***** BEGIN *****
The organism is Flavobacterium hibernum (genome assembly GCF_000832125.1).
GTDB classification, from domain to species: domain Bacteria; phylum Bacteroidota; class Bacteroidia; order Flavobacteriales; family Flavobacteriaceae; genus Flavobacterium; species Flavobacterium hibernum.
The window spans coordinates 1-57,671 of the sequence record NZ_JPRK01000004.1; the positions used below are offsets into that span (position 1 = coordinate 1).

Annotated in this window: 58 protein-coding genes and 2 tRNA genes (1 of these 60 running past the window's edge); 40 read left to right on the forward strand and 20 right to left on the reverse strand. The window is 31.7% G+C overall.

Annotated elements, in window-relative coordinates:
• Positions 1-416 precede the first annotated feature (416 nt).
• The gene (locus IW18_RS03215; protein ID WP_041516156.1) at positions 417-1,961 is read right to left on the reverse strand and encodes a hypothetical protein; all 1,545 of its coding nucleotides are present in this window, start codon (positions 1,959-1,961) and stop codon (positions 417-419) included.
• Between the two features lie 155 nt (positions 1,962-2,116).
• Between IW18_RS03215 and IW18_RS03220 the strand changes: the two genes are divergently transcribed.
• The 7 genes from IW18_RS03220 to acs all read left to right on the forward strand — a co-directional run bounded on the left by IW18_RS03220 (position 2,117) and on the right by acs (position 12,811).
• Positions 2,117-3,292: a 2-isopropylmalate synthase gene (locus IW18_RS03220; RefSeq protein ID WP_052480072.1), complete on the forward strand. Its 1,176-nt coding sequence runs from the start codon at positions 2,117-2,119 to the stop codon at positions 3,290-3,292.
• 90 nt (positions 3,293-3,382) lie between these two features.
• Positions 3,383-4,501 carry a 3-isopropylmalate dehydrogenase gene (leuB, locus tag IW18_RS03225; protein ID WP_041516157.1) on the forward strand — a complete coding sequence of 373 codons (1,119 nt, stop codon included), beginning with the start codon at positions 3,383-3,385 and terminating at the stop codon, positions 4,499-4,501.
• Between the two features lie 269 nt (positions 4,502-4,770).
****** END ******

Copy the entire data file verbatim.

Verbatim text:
The organism is Flavobacterium hibernum (genome assembly GCF_000832125.1).
GTDB classification, from domain to species: domain Bacteria; phylum Bacteroidota; class Bacteroidia; order Flavobacteriales; family Flavobacteriaceae; genus Flavobacterium; species Flavobacterium hibernum.
The window spans coordinates 1-57,671 of the sequence record NZ_JPRK01000004.1; the positions used below are offsets into that span (position 1 = coordinate 1).

Annotated in this window: 58 protein-coding genes and 2 tRNA genes (1 of these 60 running past the window's edge); 40 read left to right on the forward strand and 20 right to left on the reverse strand. The window is 31.7% G+C overall.

Annotated elements, in window-relative coordinates:
• Positions 1-416 precede the first annotated feature (416 nt).
• The gene (locus IW18_RS03215; protein ID WP_041516156.1) at positions 417-1,961 is read right to left on the reverse strand and encodes a hypothetical protein; all 1,545 of its coding nucleotides are present in this window, start codon (positions 1,959-1,961) and stop codon (positions 417-419) included.
• Between the two features lie 155 nt (positions 1,962-2,116).
• Between IW18_RS03215 and IW18_RS03220 the strand changes: the two genes are divergently transcribed.
• The 7 genes from IW18_RS03220 to acs all read left to right on the forward strand — a co-directional run bounded on the left by IW18_RS03220 (position 2,117) and on the right by acs (position 12,811).
• Positions 2,117-3,292: a 2-isopropylmalate synthase gene (locus IW18_RS03220; RefSeq protein ID WP_052480072.1), complete on the forward strand. Its 1,176-nt coding sequence runs from the start codon at positions 2,117-2,119 to the stop codon at positions 3,290-3,292.
• 90 nt (positions 3,293-3,382) lie between these two features.
• Positions 3,383-4,501 carry a 3-isopropylmalate dehydrogenase gene (leuB, locus tag IW18_RS03225; protein ID WP_041516157.1) on the forward strand — a complete coding sequence of 373 codons (1,119 nt, stop codon included), beginning with the start codon at positions 3,383-3,385 and terminating at the stop codon, positions 4,499-4,501.
• Between the two features lie 269 nt (positions 4,502-4,770).